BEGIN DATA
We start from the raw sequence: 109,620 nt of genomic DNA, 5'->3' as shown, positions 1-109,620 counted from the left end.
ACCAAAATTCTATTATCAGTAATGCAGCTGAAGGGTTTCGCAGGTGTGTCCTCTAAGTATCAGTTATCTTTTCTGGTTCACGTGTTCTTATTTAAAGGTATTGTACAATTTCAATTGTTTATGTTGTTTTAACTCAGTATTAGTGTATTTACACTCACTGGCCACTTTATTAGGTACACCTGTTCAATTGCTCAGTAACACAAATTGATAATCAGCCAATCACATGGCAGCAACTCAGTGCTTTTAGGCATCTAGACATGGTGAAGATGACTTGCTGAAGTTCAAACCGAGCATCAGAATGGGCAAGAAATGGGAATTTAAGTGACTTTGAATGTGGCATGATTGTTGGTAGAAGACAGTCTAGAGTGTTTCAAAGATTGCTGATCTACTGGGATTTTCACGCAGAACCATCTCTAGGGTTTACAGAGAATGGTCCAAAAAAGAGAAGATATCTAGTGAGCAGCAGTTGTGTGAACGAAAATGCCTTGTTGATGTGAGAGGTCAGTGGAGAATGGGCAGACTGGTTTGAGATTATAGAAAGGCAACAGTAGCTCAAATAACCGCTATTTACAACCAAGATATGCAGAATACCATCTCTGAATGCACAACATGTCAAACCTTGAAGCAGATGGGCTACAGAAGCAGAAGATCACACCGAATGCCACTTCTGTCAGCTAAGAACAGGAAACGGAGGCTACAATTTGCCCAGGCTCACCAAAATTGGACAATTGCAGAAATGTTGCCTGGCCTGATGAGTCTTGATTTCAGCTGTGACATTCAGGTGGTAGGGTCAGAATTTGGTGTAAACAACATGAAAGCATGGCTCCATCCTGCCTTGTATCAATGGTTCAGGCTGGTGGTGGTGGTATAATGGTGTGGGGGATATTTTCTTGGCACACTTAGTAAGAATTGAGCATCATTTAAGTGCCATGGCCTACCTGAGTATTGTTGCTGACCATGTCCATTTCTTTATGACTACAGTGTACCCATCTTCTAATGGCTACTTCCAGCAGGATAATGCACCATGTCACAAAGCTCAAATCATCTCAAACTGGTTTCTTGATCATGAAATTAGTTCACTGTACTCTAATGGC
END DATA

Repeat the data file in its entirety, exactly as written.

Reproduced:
We start from the raw sequence: 109,620 nt of genomic DNA, 5'->3' as shown, positions 1-109,620 counted from the left end.
ACCAAAATTCTATTATCAGTAATGCAGCTGAAGGGTTTCGCAGGTGTGTCCTCTAAGTATCAGTTATCTTTTCTGGTTCACGTGTTCTTATTTAAAGGTATTGTACAATTTCAATTGTTTATGTTGTTTTAACTCAGTATTAGTGTATTTACACTCACTGGCCACTTTATTAGGTACACCTGTTCAATTGCTCAGTAACACAAATTGATAATCAGCCAATCACATGGCAGCAACTCAGTGCTTTTAGGCATCTAGACATGGTGAAGATGACTTGCTGAAGTTCAAACCGAGCATCAGAATGGGCAAGAAATGGGAATTTAAGTGACTTTGAATGTGGCATGATTGTTGGTAGAAGACAGTCTAGAGTGTTTCAAAGATTGCTGATCTACTGGGATTTTCACGCAGAACCATCTCTAGGGTTTACAGAGAATGGTCCAAAAAAGAGAAGATATCTAGTGAGCAGCAGTTGTGTGAACGAAAATGCCTTGTTGATGTGAGAGGTCAGTGGAGAATGGGCAGACTGGTTTGAGATTATAGAAAGGCAACAGTAGCTCAAATAACCGCTATTTACAACCAAGATATGCAGAATACCATCTCTGAATGCACAACATGTCAAACCTTGAAGCAGATGGGCTACAGAAGCAGAAGATCACACCGAATGCCACTTCTGTCAGCTAAGAACAGGAAACGGAGGCTACAATTTGCCCAGGCTCACCAAAATTGGACAATTGCAGAAATGTTGCCTGGCCTGATGAGTCTTGATTTCAGCTGTGACATTCAGGTGGTAGGGTCAGAATTTGGTGTAAACAACATGAAAGCATGGCTCCATCCTGCCTTGTATCAATGGTTCAGGCTGGTGGTGGTGGTATAATGGTGTGGGGGATATTTTCTTGGCACACTTAGTAAGAATTGAGCATCATTTAAGTGCCATGGCCTACCTGAGTATTGTTGCTGACCATGTCCATTTCTTTATGACTACAGTGTACCCATCTTCTAATGGCTACTTCCAGCAGGATAATGCACCATGTCACAAAGCTCAAATCATCTCAAACTGGTTTCTTGATCATGAAATTAGTTCACTGTACTCTAATGGC